COPENHAGEN - China led calls by developing nations on Tuesday for deeper emissions cuts from the United States, Japan and Europe at U.N. climate talks on Tuesday, as a study showed that this decade will be the warmest on record.

Talks drawing 15,000 participants to the talks in Denmark are meant to seal the outline of a climate pact to combat rising seas, desertification, floods and cyclones that could devastate economies and ruin the livelihoods of millions of people.

The first decade of this century was the hottest since records began, the World Meteorological Organisation said on Tuesday, underscoring the threat scientists say the planet faces from rising temperatures.

Yvo de Boer, head of the U.N. Climate Change Secretariat, said the Dec 7-18 talks were off to a good start.

But a rich-poor rift continued to cloud negotiations on finance and emissions cuts. Recession-hit rich countries have not yet made concrete offers to aid developing nations who also want the industrialised world to act faster to curb emissions.

China, the world's biggest emitter of greenhouse gases, criticised goals set by the United States, the European Union and Japan for cuts in greenhouse gas emissions by 2020.

Su Wei, a senior Chinese climate official, said average goals fell short of cuts in emissions of between 25 and 40 percent below 1990 levels by 2020 outlined by the U.N. panel of climate scientists to avoid the worst of global warming.

He said a U.S. offer, totalling 3 percent below 1990 levels by 2020, cannot be regarded as remarkable or notable. An EU cut of 20 percent was not enough, he said, and Japan was setting impossible conditions on its offer of a 25 percent cut by 2020.

Brazil's climate change ambassador said his country did not want to sign up for a long-term goal of halving global emissions by 2050 unless rich nations took on firm shorter-term targets -- which the Danish hosts view as a core outcome for the talks.

The 50 percent cut by 2050 makes no sense unless you have a mid-term target (for rich nations). With a mid-term target it can be a reasonable figure, Sergio Serra told Reuters.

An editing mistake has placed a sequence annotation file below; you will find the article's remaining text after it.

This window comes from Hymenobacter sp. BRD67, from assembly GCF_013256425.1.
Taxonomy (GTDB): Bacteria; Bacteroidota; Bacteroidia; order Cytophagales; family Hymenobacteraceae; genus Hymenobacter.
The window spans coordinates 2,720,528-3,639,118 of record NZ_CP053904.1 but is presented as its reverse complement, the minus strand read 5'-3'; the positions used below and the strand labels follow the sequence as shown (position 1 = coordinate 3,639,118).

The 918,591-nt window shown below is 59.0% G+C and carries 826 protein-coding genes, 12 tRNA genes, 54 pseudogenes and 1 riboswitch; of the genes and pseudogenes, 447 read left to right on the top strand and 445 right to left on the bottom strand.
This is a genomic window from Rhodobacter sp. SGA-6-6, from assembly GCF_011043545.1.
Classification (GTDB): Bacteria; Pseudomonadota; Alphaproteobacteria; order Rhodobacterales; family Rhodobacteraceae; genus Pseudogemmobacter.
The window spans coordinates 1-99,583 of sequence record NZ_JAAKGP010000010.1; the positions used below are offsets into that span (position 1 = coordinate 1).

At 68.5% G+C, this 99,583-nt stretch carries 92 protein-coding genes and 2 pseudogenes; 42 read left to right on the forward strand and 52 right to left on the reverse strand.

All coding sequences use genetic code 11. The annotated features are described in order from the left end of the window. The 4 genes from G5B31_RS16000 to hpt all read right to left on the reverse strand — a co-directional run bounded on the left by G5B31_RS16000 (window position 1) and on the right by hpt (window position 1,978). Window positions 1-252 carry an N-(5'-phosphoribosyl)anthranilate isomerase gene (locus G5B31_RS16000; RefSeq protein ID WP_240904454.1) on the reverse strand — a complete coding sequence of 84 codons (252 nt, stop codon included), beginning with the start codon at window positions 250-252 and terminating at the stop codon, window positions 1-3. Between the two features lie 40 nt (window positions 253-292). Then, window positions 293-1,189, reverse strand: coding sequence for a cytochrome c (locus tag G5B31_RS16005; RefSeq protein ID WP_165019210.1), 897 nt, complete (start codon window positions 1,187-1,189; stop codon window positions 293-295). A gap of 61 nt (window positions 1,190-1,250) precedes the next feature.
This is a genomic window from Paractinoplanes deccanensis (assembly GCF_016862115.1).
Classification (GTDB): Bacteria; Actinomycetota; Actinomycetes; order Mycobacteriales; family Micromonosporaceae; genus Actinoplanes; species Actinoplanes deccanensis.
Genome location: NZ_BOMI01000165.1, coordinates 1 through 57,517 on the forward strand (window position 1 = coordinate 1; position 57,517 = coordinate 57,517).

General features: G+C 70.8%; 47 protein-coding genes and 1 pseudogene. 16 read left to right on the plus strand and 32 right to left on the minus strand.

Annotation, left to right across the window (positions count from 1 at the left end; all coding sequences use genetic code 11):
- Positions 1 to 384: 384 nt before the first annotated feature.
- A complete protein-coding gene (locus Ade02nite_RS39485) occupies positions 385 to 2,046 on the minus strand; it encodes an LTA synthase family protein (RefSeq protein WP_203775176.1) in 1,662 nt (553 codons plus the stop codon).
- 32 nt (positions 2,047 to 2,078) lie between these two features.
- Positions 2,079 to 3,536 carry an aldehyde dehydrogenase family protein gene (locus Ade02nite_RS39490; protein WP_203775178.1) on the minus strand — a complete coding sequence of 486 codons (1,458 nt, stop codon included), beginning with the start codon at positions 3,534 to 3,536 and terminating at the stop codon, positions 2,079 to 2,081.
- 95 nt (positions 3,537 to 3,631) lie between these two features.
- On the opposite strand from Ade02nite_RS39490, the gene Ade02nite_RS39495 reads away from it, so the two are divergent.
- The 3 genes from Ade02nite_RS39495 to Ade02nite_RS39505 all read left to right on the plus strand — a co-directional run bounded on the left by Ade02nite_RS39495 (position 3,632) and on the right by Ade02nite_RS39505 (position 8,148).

A draft 9-page Danish text with annexes seen by Reuters last week continued to draw criticism by poorer nations, who said it undermined the U.N. by side-stepping the world body's role in driving the negotiations.

Focus on the Danish text right now is a distraction from the negotiations, said Kim Carstensen, head of conservation group WWF's global climate initiative.

The behind-the-scenes negotiations tactics under the Danish Presidency have been focusing on pleasing the rich and powerful countries rather than serving the majority of states who are demanding a fair and ambitious solution, he added.

Much is riding on what U.S. Barack Obama can bring to the table in Copenhagen.

Washington's provisional offer is to cut emissions by 17 percent by 2020 from 2005 levels, which works out at just 3 percent below the U.N.'s 1990 baseline.

The U.S. Environmental Protection Agency ruled on Monday that greenhouse gases endanger human health, allowing it to regulate them without legislation from the Senate, where a bill to cut U.S. emissions by 2020 is stalled.

Copenhagen is meant to deliver at least a politically binding agreement that leaders will sign up to. The Danish government has said this would be 5 to 8 pages with annexes from all countries describing pledged actions.

Delegates cautiously welcomed the step as a boost for Obama, who will be joining more than 100 world leaders at the end of the talks during a high-level summit on Dec 17-18.

Indonesia said on Tuesday it was also likely introduce a carbon tax on polluting industries before the government's tenure ends in 2014. (Additional reporting by Gerard Wynn, Alister Doyle and Richard Cowan in Copenhagen and Chris Buckley in Beijing; Writing by David Fogarty; Editing by Dominic Evans)